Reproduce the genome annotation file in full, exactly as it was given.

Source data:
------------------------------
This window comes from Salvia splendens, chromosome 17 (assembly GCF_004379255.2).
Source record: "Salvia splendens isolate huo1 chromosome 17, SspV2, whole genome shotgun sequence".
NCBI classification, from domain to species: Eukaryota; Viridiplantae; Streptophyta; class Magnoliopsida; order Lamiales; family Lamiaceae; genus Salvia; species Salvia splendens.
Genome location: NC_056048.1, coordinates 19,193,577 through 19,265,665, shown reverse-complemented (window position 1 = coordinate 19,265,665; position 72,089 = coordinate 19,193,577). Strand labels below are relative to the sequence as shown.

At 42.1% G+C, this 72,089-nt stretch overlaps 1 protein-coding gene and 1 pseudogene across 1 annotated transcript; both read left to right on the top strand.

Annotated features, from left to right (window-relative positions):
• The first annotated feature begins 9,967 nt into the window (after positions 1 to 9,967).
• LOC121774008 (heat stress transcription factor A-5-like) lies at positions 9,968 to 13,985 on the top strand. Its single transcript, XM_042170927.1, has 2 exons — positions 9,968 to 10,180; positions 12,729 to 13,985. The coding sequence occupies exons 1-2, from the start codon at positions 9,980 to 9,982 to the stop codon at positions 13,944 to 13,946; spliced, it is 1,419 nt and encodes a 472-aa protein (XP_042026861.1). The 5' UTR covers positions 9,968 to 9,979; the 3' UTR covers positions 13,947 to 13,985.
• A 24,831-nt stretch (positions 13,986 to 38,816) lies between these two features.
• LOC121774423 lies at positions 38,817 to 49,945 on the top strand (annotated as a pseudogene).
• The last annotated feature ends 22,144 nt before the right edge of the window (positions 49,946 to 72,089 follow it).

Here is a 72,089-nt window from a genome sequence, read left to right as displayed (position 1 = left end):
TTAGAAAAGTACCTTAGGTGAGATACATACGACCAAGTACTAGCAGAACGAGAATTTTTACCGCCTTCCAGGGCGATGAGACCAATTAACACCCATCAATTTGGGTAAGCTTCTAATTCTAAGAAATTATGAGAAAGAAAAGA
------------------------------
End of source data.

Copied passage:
This window comes from Salvia splendens, chromosome 17 (assembly GCF_004379255.2).
Source record: "Salvia splendens isolate huo1 chromosome 17, SspV2, whole genome shotgun sequence".
NCBI classification, from domain to species: Eukaryota; Viridiplantae; Streptophyta; class Magnoliopsida; order Lamiales; family Lamiaceae; genus Salvia; species Salvia splendens.
Genome location: NC_056048.1, coordinates 19,193,577 through 19,265,665, shown reverse-complemented (window position 1 = coordinate 19,265,665; position 72,089 = coordinate 19,193,577). Strand labels below are relative to the sequence as shown.

At 42.1% G+C, this 72,089-nt stretch overlaps 1 protein-coding gene and 1 pseudogene across 1 annotated transcript; both read left to right on the top strand.

Annotated features, from left to right (window-relative positions):
• The first annotated feature begins 9,967 nt into the window (after positions 1 to 9,967).
• LOC121774008 (heat stress transcription factor A-5-like) lies at positions 9,968 to 13,985 on the top strand. Its single transcript, XM_042170927.1, has 2 exons — positions 9,968 to 10,180; positions 12,729 to 13,985. The coding sequence occupies exons 1-2, from the start codon at positions 9,980 to 9,982 to the stop codon at positions 13,944 to 13,946; spliced, it is 1,419 nt and encodes a 472-aa protein (XP_042026861.1). The 5' UTR covers positions 9,968 to 9,979; the 3' UTR covers positions 13,947 to 13,985.
• A 24,831-nt stretch (positions 13,986 to 38,816) lies between these two features.
• LOC121774423 lies at positions 38,817 to 49,945 on the top strand (annotated as a pseudogene).
• The last annotated feature ends 22,144 nt before the right edge of the window (positions 49,946 to 72,089 follow it).

Here is a 72,089-nt window from a genome sequence, read left to right as displayed (position 1 = left end):
TTAGAAAAGTACCTTAGGTGAGATACATACGACCAAGTACTAGCAGAACGAGAATTTTTACCGCCTTCCAGGGCGATGAGACCAATTAACACCCATCAATTTGGGTAAGCTTCTAATTCTAAGAAATTATGAGAAAGAAAAGA